Breaking Bad's "Better Call Saul" was no Harvard Graduate, see what I mean?
Some law schools only want the best of the best, for prestige reasons, and because those graduates from those big schools will get top jobs, and go on and perpetuate the cycle. There is immense pressure on law students at the big, elite law schools, to both perform in school, against the best of the best, and to then pass the bar to keep the schools' bar passage
rate high in order to generate nationwide high rankings among the list of elite schools. The lower the bar passage rate, then the lower the ranking, generally.
The higher ranked the law school, the more likely the school is to attract a higher quality student, from an elite undergraduate school, having perfect grades or damn near perfect, with a very high law school admission test score, who rightfully believes that upon payment of a quarter million dollars and matriculation and bar passage, the higher likelihood exists for that graduate to go on to a lucrative position right out of law school. That is simply a fact.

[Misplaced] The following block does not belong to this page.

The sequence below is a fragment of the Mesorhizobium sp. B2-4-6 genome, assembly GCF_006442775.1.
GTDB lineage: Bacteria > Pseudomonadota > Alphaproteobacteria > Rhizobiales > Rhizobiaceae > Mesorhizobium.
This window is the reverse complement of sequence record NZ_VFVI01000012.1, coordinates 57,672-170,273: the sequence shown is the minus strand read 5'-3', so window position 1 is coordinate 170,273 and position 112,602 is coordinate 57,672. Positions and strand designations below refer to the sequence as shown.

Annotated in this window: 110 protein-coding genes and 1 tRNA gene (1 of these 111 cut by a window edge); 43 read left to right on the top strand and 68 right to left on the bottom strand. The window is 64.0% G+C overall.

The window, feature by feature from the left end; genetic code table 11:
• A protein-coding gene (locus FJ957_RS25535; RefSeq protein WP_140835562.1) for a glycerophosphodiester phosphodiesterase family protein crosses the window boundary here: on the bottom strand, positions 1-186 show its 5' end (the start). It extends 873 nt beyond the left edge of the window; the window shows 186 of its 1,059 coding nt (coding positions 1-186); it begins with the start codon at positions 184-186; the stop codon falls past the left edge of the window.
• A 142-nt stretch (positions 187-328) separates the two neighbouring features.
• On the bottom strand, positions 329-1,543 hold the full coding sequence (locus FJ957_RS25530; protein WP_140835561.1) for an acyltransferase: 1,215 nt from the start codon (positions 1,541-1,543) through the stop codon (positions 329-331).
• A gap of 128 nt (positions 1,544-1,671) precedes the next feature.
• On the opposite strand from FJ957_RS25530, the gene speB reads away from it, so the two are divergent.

And then there is the other, hidden agenda at the elite schools and law firms. There is the silent tyranny of soft expectations. Those elite schools also want to look good on the racial and demographic metrics, and as such, they actively recruit "disadvantaged" minority applicants for "diversity" purposes. There is no effort at all to recruit for diversity of viewpoint, and the basic premise of the progressives is that without affirmative action, then the elite schools would be out of reach for most minorities for many reasons. So, the big, elite schools recruit minorities, give them scholarships, and push them through the system.
But, is this approach even helping those minorities that the elite schools are trying to help? Is there an unintended consequence? Some scholars think so.